One of the jobs of the C preprocessor is to inform the C compiler of where each line of C code came from: which source file and which line number.
C code can come from multiple source files if you use `#include'; both `#include' and the use of conditionals and macros can cause the line number of a line in the preprocessor output to be different from the line's number in the original source file. You will appreciate the value of making both the C compiler (in error messages) and symbolic debuggers such as GDB use the line numbers in your source file.
The C preprocessor builds on this feature by offering a directive by which
you can control the feature explicitly. This is useful when a file for
input to the C preprocessor is the output from another program such as the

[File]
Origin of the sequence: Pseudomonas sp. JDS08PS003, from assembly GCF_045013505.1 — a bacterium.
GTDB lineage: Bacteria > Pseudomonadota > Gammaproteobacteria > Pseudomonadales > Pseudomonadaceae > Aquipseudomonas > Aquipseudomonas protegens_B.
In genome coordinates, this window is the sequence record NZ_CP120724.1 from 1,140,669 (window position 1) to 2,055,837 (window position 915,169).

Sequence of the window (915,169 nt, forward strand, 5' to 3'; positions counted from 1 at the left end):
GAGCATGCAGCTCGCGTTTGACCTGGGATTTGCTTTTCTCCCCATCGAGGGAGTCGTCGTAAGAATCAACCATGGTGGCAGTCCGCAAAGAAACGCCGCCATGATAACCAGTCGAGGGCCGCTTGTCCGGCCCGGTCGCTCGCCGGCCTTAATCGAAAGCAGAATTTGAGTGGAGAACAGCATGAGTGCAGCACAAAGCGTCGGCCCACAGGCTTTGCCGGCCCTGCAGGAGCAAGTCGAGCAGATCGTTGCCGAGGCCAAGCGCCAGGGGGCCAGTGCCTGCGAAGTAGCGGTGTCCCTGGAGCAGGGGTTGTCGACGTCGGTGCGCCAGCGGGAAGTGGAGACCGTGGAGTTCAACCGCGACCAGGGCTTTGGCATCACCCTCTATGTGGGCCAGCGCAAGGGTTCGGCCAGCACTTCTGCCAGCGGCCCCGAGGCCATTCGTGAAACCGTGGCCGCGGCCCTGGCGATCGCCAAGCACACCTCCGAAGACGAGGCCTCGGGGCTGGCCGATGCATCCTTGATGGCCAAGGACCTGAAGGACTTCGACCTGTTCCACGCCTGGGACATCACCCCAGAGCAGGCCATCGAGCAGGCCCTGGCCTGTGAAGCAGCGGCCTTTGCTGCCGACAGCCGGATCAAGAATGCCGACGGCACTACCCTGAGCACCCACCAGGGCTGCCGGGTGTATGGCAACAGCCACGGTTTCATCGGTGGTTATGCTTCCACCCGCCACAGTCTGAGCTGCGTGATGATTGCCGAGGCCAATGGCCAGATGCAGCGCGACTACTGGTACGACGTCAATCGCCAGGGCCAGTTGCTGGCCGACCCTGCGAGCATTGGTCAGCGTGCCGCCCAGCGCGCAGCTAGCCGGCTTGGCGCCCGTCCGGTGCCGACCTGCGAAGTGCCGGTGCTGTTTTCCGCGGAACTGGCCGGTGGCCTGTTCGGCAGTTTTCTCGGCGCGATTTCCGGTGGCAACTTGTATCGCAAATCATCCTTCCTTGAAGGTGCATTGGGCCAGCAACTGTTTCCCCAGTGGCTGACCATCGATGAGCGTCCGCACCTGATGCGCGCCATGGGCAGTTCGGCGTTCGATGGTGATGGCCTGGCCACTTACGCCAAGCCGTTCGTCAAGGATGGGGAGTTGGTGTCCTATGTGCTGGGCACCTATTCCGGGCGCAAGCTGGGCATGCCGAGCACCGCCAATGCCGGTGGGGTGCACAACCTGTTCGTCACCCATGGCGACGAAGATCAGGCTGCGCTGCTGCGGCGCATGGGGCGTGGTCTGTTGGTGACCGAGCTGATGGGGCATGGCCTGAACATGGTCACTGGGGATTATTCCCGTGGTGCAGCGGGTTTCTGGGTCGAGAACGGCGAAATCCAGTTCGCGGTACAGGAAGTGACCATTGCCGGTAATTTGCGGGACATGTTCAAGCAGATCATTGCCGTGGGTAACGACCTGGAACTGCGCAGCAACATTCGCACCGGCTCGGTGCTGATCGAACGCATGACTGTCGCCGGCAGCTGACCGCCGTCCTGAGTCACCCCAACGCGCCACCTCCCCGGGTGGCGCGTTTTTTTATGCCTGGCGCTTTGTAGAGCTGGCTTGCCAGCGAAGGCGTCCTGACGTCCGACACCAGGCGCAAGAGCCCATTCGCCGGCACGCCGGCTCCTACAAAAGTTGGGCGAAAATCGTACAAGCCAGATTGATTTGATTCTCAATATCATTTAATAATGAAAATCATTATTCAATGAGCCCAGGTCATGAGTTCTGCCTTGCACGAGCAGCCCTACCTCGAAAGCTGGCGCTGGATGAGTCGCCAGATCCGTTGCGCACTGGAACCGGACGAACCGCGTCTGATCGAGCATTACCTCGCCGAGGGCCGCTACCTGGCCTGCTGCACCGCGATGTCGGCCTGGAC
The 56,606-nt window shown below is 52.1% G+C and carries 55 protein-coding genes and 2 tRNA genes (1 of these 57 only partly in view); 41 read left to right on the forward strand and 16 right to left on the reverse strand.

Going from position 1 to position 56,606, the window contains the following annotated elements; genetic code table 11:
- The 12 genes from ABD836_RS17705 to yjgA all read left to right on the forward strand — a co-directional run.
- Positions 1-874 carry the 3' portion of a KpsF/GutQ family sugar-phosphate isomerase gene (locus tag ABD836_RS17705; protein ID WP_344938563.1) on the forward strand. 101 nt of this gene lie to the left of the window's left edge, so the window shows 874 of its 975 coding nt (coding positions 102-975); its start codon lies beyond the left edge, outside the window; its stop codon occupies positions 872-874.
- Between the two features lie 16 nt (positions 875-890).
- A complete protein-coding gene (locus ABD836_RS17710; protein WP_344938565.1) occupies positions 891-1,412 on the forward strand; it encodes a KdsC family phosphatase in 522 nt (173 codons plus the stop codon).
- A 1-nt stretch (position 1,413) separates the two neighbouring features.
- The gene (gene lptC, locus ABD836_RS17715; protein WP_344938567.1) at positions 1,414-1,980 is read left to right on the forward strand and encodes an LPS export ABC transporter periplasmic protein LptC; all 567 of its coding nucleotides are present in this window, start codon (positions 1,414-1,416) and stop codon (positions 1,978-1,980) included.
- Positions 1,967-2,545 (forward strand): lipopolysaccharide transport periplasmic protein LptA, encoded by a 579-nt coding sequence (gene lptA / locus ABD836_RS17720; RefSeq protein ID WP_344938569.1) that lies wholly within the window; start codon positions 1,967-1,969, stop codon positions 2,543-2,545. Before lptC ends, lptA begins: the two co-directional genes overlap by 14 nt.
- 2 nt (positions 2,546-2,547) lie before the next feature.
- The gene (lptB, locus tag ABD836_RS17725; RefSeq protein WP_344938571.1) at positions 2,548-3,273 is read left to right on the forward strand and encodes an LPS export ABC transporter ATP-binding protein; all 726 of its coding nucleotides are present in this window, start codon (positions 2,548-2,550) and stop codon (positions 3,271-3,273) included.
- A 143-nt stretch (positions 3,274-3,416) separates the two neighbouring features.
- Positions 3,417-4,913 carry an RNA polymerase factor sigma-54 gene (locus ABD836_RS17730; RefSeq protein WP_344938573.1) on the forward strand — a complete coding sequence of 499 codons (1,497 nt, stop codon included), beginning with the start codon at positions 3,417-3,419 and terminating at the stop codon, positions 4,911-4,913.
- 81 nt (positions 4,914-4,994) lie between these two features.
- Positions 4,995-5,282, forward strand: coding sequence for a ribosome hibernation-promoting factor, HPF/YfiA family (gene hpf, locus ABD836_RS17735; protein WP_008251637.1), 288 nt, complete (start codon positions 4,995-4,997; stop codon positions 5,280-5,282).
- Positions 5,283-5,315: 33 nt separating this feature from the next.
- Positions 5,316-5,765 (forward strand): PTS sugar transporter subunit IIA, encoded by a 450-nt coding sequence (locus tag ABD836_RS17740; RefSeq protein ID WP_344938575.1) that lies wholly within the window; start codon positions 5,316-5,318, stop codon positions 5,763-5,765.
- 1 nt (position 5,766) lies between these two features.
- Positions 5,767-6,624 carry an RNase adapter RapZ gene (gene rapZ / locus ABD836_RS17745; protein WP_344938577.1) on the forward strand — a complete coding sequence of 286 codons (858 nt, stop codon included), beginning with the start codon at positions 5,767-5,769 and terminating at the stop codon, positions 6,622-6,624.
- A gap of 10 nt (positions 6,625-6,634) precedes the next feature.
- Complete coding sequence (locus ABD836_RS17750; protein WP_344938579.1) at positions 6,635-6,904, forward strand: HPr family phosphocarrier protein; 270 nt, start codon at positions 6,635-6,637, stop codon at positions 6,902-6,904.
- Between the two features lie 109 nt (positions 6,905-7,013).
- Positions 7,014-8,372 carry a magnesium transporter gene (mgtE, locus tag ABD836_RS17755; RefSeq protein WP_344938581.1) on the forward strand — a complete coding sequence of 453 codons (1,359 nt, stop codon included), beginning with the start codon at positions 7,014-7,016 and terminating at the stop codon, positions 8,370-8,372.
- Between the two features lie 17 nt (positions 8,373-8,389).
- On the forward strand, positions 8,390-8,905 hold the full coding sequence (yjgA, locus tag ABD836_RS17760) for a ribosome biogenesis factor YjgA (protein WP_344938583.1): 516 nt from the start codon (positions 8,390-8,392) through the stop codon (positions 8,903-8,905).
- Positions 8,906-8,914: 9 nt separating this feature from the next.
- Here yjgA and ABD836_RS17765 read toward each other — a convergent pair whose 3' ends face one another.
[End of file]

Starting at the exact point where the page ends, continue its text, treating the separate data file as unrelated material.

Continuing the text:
bison parser generator, which operates on another file that is the
true source file. Parts of the output from
bison are generated from
scratch, other parts come from a standard parser file. The rest are copied
nearly verbatim from the source file, but their line numbers in the
bison output are not the same as their original line numbers.
Naturally you would like compiler error messages and symbolic debuggers to
know the original source file and line number of each line in the
bison arranges this by writing `#line' directives into the output
file. `#line' is a directive that specifies the original line number
and source file name for subsequent input in the current preprocessor input
file. `#line' has three variants:
#line linenum filename
#line anything else
`#line' directives alter the results of the `__FILE__' and `__LINE__' predefined macros from that point on. See section Standard Predefined Macros.
The output of the preprocessor (which is the input for the rest of the compiler) contains directives that look much like `#line' directives. They start with just `#' instead of `#line', but this is followed by a line number and file name as in `#line'. See section C Preprocessor Output.